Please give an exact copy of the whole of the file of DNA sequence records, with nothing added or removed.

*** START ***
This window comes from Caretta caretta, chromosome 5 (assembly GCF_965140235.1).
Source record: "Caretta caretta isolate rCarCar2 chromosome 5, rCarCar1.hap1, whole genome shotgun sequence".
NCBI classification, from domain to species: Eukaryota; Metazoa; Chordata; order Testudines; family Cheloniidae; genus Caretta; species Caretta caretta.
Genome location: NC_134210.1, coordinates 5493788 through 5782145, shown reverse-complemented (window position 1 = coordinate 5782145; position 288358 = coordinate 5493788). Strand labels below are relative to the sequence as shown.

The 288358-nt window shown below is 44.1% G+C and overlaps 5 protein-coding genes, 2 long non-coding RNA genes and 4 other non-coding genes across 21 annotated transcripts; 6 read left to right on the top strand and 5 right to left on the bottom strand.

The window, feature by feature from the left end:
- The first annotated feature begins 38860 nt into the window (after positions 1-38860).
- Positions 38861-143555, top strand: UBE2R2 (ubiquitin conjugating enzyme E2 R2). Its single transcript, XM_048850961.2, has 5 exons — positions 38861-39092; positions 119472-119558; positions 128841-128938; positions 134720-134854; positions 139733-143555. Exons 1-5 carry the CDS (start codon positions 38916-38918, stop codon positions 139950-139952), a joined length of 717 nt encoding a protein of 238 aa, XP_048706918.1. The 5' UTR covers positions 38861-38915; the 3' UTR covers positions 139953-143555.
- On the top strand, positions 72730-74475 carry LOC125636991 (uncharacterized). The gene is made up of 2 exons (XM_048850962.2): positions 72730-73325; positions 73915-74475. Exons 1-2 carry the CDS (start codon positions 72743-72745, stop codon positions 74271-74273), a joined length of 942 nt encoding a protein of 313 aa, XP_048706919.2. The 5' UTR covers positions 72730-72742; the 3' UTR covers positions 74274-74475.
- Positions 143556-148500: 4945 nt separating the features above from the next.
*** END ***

This window comes from Caretta caretta, chromosome 5 (assembly GCF_965140235.1).
Source record: "Caretta caretta isolate rCarCar2 chromosome 5, rCarCar1.hap1, whole genome shotgun sequence".
NCBI classification, from domain to species: Eukaryota; Metazoa; Chordata; order Testudines; family Cheloniidae; genus Caretta; species Caretta caretta.
Genome location: NC_134210.1, coordinates 5493788 through 5782145, shown reverse-complemented (window position 1 = coordinate 5782145; position 288358 = coordinate 5493788). Strand labels below are relative to the sequence as shown.

The 288358-nt window shown below is 44.1% G+C and overlaps 5 protein-coding genes, 2 long non-coding RNA genes and 4 other non-coding genes across 21 annotated transcripts; 6 read left to right on the top strand and 5 right to left on the bottom strand.

The window, feature by feature from the left end:
- The first annotated feature begins 38860 nt into the window (after positions 1-38860).
- Positions 38861-143555, top strand: UBE2R2 (ubiquitin conjugating enzyme E2 R2). Its single transcript, XM_048850961.2, has 5 exons — positions 38861-39092; positions 119472-119558; positions 128841-128938; positions 134720-134854; positions 139733-143555. Exons 1-5 carry the CDS (start codon positions 38916-38918, stop codon positions 139950-139952), a joined length of 717 nt encoding a protein of 238 aa, XP_048706918.1. The 5' UTR covers positions 38861-38915; the 3' UTR covers positions 139953-143555.
- On the top strand, positions 72730-74475 carry LOC125636991 (uncharacterized). The gene is made up of 2 exons (XM_048850962.2): positions 72730-73325; positions 73915-74475. Exons 1-2 carry the CDS (start codon positions 72743-72745, stop codon positions 74271-74273), a joined length of 942 nt encoding a protein of 313 aa, XP_048706919.2. The 5' UTR covers positions 72730-72742; the 3' UTR covers positions 74274-74475.
- Positions 143556-148500: 4945 nt separating the features above from the next.